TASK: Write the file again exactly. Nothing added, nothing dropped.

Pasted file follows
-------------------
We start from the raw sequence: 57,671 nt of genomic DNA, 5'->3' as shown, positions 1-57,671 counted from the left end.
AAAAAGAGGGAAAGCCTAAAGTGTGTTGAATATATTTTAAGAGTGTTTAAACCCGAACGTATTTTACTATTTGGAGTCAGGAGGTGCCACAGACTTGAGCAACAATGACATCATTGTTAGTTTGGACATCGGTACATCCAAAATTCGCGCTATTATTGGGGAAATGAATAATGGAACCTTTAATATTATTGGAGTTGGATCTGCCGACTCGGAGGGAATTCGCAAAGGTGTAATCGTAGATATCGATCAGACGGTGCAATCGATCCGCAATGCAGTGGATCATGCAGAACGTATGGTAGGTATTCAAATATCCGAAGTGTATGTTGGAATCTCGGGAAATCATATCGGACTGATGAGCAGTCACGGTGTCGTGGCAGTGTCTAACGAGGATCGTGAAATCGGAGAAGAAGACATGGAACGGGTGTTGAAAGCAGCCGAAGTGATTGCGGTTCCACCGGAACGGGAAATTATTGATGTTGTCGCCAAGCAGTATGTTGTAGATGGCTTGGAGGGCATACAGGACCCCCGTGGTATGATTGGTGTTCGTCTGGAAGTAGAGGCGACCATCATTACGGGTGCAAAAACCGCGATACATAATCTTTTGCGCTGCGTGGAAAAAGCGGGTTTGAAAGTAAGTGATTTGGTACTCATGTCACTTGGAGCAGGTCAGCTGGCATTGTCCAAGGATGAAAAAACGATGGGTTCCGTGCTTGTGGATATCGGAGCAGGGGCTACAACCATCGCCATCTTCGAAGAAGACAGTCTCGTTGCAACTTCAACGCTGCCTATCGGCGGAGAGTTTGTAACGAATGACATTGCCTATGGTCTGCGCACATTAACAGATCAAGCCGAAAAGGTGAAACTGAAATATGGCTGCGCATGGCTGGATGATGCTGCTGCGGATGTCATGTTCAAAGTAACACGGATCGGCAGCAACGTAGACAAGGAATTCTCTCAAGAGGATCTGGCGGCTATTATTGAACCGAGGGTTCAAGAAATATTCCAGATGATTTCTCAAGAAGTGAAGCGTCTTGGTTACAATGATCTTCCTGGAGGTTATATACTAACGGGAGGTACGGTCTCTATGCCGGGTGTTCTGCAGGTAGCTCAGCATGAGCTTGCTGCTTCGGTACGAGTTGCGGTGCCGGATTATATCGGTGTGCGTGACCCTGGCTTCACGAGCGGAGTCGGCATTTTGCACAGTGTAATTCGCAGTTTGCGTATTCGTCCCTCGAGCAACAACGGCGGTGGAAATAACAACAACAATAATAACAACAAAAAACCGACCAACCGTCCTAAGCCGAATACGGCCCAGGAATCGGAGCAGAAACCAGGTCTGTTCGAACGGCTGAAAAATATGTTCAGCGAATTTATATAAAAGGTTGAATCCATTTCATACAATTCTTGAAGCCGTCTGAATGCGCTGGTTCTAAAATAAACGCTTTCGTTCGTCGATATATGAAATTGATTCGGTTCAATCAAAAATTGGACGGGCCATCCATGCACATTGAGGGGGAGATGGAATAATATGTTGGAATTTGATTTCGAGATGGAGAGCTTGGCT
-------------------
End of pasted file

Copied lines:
We start from the raw sequence: 57,671 nt of genomic DNA, 5'->3' as shown, positions 1-57,671 counted from the left end.
AAAAAGAGGGAAAGCCTAAAGTGTGTTGAATATATTTTAAGAGTGTTTAAACCCGAACGTATTTTACTATTTGGAGTCAGGAGGTGCCACAGACTTGAGCAACAATGACATCATTGTTAGTTTGGACATCGGTACATCCAAAATTCGCGCTATTATTGGGGAAATGAATAATGGAACCTTTAATATTATTGGAGTTGGATCTGCCGACTCGGAGGGAATTCGCAAAGGTGTAATCGTAGATATCGATCAGACGGTGCAATCGATCCGCAATGCAGTGGATCATGCAGAACGTATGGTAGGTATTCAAATATCCGAAGTGTATGTTGGAATCTCGGGAAATCATATCGGACTGATGAGCAGTCACGGTGTCGTGGCAGTGTCTAACGAGGATCGTGAAATCGGAGAAGAAGACATGGAACGGGTGTTGAAAGCAGCCGAAGTGATTGCGGTTCCACCGGAACGGGAAATTATTGATGTTGTCGCCAAGCAGTATGTTGTAGATGGCTTGGAGGGCATACAGGACCCCCGTGGTATGATTGGTGTTCGTCTGGAAGTAGAGGCGACCATCATTACGGGTGCAAAAACCGCGATACATAATCTTTTGCGCTGCGTGGAAAAAGCGGGTTTGAAAGTAAGTGATTTGGTACTCATGTCACTTGGAGCAGGTCAGCTGGCATTGTCCAAGGATGAAAAAACGATGGGTTCCGTGCTTGTGGATATCGGAGCAGGGGCTACAACCATCGCCATCTTCGAAGAAGACAGTCTCGTTGCAACTTCAACGCTGCCTATCGGCGGAGAGTTTGTAACGAATGACATTGCCTATGGTCTGCGCACATTAACAGATCAAGCCGAAAAGGTGAAACTGAAATATGGCTGCGCATGGCTGGATGATGCTGCTGCGGATGTCATGTTCAAAGTAACACGGATCGGCAGCAACGTAGACAAGGAATTCTCTCAAGAGGATCTGGCGGCTATTATTGAACCGAGGGTTCAAGAAATATTCCAGATGATTTCTCAAGAAGTGAAGCGTCTTGGTTACAATGATCTTCCTGGAGGTTATATACTAACGGGAGGTACGGTCTCTATGCCGGGTGTTCTGCAGGTAGCTCAGCATGAGCTTGCTGCTTCGGTACGAGTTGCGGTGCCGGATTATATCGGTGTGCGTGACCCTGGCTTCACGAGCGGAGTCGGCATTTTGCACAGTGTAATTCGCAGTTTGCGTATTCGTCCCTCGAGCAACAACGGCGGTGGAAATAACAACAACAATAATAACAACAAAAAACCGACCAACCGTCCTAAGCCGAATACGGCCCAGGAATCGGAGCAGAAACCAGGTCTGTTCGAACGGCTGAAAAATATGTTCAGCGAATTTATATAAAAGGTTGAATCCATTTCATACAATTCTTGAAGCCGTCTGAATGCGCTGGTTCTAAAATAAACGCTTTCGTTCGTCGATATATGAAATTGATTCGGTTCAATCAAAAATTGGACGGGCCATCCATGCACATTGAGGGGGAGATGGAATAATATGTTGGAATTTGATTTCGAGATGGAGAGCTTGGCT